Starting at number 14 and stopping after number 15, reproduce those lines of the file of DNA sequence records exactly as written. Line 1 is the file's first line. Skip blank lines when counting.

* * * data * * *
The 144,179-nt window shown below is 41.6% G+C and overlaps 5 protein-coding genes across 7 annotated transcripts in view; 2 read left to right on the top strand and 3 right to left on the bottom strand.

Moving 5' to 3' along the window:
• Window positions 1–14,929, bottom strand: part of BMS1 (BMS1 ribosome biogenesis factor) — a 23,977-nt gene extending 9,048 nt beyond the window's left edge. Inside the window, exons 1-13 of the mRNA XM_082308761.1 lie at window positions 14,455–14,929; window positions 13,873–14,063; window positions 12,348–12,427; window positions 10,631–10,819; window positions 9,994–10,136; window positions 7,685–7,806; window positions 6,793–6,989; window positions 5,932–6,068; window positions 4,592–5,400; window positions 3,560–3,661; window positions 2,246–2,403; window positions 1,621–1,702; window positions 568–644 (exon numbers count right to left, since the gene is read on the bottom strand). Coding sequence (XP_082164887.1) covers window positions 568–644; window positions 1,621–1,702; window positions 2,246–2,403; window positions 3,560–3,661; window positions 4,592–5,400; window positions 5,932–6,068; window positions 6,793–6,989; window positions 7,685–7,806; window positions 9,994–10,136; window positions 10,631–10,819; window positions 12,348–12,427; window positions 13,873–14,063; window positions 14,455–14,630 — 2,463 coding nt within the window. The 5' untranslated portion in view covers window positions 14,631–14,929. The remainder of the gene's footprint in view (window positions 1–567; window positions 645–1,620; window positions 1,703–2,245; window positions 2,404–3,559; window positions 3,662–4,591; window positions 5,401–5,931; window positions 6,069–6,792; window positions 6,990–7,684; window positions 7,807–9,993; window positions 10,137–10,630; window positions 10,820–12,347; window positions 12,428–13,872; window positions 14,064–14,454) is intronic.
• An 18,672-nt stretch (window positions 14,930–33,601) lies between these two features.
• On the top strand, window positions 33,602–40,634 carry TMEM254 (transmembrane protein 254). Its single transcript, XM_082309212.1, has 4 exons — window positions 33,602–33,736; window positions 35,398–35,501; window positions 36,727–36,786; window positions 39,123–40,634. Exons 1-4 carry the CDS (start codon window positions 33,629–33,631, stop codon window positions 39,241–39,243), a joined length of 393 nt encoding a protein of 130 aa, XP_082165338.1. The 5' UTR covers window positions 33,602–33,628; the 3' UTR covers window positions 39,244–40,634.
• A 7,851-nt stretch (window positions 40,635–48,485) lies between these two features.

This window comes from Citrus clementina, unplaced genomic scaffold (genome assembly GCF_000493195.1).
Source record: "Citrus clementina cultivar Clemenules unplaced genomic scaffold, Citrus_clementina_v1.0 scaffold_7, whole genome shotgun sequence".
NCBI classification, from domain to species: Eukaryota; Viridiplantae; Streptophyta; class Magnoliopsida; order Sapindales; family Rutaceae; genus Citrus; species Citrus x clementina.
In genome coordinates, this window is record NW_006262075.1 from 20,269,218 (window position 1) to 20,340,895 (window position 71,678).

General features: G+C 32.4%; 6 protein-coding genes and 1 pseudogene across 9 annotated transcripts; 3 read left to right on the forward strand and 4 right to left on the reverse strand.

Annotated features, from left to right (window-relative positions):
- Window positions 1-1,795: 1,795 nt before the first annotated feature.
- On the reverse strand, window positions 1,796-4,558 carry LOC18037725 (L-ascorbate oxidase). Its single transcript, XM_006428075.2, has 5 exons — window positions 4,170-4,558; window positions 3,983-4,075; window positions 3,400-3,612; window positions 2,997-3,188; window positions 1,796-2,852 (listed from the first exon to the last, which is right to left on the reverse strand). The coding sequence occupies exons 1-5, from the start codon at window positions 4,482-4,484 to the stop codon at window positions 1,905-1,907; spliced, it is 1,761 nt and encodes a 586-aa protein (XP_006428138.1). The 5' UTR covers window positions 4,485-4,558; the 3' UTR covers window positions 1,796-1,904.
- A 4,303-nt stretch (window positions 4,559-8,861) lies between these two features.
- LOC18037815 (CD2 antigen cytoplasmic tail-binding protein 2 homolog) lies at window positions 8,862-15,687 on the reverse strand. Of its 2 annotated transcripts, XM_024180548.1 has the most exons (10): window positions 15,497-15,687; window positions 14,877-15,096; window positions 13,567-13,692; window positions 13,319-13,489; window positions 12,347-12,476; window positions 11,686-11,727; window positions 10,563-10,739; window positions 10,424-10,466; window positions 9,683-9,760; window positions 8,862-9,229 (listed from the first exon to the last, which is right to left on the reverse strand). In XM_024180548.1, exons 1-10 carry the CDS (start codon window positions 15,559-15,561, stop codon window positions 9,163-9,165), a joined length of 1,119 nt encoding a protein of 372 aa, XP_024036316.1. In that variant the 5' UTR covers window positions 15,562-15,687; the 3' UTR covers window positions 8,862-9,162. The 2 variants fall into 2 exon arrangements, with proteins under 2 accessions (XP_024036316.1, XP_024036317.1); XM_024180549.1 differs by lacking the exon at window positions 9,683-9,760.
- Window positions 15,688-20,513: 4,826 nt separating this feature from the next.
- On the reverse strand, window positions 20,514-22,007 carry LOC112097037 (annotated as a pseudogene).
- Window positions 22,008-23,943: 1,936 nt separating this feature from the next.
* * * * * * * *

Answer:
- On the reverse strand, window positions 1,796-4,558 carry LOC18037725 (L-ascorbate oxidase). Its single transcript, XM_006428075.2, has 5 exons — window positions 4,170-4,558; window positions 3,983-4,075; window positions 3,400-3,612; window positions 2,997-3,188; window positions 1,796-2,852 (listed from the first exon to the last, which is right to left on the reverse strand). The coding sequence occupies exons 1-5, from the start codon at window positions 4,482-4,484 to the stop codon at window positions 1,905-1,907; spliced, it is 1,761 nt and encodes a 586-aa protein (XP_006428138.1). The 5' UTR covers window positions 4,485-4,558; the 3' UTR covers window positions 1,796-1,904.
- A 4,303-nt stretch (window positions 4,559-8,861) lies between these two features.